For those who do not know Greek, simply skip to the end.
Here’s the Greek (with what interests me most in bold):
Λέγω γὰρ διὰ τῆς χάριτος τῆς δοθείσης μοι παντὶ τῷ ὄντι ἐν ὑμῖν μὴ ὑπερφρονεῖν παρ᾽ ὃ δεῖ φρονεῖν ἀλλὰ φρονεῖν εἰς τὸ σωφρονεῖν, ἑκάστῳ ὡς ὁ θεὸς ἐμέρισεν μέτρον πίστεως. (Rom 12:3 BGT)
Upon first glance the obvious translation/meaning is, “For I am telling all of you, through the grace which was given to me, do not be thinking, with reference to yourselves, more highly than it is necessary to think, but rather think [with reference to yourselves] in order to be of sound mind; each one as God has given a measure of faith. (Romans 12:3 Geoff Translation)
Here are come common translations of this verse:
For I say, through the grace given unto me, to every man that is among you, not to think of himself more highly than he ought to think; but to think soberly, according as God hath dealt to every man the measure of faith. (Rom 12:3 KJV)
For by the grace given to me I say to everyone among you not to think of himself more highly than he ought to think, but to think with sober judgment, each according to the measure of faith that God has assigned. (Rom 12:3 ESV)
For by the grace given to me I say to everyone who is among you not to think more highly of yourself than what one ought to think, but to think [sensibly], as God has apportioned a measure of faith to each one. (Rom 12:3 Lexham English Bible)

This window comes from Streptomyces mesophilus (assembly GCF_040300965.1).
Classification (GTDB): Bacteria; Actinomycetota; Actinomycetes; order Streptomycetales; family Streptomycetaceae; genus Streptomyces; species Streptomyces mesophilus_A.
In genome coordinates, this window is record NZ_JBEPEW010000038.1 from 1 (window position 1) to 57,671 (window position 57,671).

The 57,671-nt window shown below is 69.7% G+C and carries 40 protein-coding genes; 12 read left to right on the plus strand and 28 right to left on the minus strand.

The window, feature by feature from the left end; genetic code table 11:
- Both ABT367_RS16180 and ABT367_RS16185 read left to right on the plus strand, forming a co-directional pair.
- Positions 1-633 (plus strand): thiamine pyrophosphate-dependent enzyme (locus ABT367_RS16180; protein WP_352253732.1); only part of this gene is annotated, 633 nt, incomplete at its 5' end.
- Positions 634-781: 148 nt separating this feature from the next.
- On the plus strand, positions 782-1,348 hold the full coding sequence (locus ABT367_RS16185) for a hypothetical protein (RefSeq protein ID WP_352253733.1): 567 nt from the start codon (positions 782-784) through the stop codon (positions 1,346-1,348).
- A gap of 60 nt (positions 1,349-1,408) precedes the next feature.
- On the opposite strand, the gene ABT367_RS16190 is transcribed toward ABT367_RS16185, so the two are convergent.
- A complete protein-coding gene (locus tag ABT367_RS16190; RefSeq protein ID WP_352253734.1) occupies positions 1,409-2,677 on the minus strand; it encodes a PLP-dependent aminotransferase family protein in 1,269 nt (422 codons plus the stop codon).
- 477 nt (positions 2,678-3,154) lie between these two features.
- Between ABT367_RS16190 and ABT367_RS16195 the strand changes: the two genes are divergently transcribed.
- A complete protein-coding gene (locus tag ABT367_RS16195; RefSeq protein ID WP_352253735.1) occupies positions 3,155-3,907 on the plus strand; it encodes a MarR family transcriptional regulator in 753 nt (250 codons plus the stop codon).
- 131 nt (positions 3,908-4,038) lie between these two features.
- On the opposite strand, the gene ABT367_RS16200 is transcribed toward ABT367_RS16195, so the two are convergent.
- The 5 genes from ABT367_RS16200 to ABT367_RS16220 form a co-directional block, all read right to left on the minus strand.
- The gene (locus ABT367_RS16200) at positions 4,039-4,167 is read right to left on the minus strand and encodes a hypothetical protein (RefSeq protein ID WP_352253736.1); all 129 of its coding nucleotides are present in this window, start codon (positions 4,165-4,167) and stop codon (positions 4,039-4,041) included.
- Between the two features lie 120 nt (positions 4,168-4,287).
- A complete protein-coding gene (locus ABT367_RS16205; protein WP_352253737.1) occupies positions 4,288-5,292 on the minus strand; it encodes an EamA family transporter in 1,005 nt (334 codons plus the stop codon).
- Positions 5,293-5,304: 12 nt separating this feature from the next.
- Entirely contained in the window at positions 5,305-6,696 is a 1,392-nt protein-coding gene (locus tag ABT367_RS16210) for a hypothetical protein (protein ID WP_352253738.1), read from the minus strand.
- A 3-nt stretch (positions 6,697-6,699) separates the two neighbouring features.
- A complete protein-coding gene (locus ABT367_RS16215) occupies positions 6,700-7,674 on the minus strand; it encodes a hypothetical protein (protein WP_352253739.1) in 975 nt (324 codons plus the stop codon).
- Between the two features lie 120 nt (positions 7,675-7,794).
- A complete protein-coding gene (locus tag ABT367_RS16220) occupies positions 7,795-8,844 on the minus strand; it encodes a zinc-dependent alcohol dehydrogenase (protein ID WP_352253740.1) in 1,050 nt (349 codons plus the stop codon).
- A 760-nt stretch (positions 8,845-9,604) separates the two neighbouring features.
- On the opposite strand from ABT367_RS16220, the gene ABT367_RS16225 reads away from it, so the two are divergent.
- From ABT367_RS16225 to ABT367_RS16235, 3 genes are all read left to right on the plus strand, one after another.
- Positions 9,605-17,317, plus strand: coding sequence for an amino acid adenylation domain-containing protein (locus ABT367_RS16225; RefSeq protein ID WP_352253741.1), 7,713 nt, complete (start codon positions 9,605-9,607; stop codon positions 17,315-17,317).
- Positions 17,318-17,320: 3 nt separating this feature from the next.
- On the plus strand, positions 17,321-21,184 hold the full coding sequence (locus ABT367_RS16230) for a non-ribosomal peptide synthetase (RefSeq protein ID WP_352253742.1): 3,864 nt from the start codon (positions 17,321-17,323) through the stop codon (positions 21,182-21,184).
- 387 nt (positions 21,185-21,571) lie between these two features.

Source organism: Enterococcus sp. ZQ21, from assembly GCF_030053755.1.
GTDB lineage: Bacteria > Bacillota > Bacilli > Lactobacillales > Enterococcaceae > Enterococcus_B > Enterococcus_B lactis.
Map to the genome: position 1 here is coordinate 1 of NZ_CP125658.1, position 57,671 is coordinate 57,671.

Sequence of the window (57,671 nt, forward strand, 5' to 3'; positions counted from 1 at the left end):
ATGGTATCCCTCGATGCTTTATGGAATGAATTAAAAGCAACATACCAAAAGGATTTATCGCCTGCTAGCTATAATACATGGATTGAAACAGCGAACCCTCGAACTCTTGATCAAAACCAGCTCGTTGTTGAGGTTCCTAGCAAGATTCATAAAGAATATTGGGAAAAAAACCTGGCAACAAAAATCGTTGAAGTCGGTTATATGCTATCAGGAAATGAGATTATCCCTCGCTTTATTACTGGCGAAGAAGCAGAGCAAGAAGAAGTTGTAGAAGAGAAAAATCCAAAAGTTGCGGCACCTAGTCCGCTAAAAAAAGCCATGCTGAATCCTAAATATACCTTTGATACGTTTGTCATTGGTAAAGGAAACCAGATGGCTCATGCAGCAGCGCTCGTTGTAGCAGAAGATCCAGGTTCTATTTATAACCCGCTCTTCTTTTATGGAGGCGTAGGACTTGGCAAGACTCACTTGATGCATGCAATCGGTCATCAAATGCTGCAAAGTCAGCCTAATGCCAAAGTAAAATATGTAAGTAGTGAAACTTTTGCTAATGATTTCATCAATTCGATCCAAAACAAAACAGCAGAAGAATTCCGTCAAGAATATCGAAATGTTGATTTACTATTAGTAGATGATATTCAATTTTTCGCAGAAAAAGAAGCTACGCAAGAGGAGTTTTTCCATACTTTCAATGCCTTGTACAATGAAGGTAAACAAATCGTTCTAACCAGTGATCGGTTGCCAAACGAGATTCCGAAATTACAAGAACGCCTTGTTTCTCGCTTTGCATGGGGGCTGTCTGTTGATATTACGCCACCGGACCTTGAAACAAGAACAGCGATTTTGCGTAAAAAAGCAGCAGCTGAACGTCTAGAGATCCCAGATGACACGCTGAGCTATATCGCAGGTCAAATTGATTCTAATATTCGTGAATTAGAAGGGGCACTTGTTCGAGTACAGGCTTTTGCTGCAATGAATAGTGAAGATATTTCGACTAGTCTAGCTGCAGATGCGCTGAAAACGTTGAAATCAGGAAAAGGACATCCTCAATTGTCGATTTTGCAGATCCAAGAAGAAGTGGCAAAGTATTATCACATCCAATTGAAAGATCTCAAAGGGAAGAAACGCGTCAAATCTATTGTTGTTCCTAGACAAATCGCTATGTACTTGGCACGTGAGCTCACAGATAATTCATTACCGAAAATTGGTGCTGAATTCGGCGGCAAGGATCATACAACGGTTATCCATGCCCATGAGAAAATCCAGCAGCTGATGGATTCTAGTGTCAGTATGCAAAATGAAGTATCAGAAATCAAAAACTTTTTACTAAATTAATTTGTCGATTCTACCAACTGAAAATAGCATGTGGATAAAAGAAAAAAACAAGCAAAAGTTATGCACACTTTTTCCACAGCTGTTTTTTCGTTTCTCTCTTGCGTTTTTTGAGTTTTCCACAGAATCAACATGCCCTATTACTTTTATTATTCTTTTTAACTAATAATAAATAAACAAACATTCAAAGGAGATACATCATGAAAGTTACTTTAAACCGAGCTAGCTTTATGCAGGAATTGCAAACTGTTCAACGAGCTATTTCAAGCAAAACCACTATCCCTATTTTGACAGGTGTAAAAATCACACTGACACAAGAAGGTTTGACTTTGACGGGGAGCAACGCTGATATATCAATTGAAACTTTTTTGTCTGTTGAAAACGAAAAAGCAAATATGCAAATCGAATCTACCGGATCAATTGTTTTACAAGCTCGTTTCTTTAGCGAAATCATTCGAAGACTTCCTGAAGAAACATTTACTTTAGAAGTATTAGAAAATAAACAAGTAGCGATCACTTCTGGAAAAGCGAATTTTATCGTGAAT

For by the grace given to me I ask every one of you not to think of yourself more highly than you should think, rather to think of yourself with sober judgment on the measure of faith that God has assigned each of you. (Rom 12:3 International Standard Version)
For by the grace given to me I say to every one of you not to think more highly of yourself than you ought to think, but to think with sober discernment, as God has distributed to each of you a measure of faith.
(Rom 12:3 NET)
Every translation takes the Greek preposition εις to mean “with” and they do not note the force of the stative (verb about a state of being), instead they make it purely adverbial with the preposition (translated, it seems in a bizarre way). It would seem that Paul is actually contrasting two different ways of showing self-regard in relationship to the gifts God has given an individual. You can think of yourself too highly or you can think of yourself specifically for the purpose of having a sound mind about your abilities (upon which Paul is about to elaborate). This idea not only makes the most rhetorical sense: Do not be puffed up about yourselves, instead think about yourselves in a realistic way to determine how God has best gifted each of you to serve in the church. This idea also makes the most syntactical sense.
Now, I’m going against a giant trend in translations here, but εις rarely means ‘with’ and not ever that I can think of with an infinitive. But εις το + [infinitive] often connotes purpose.
Paul wants Christians to think about themselves so that they can judge their own capacities soundly. In this way the next five verses of Romans can be obeyed.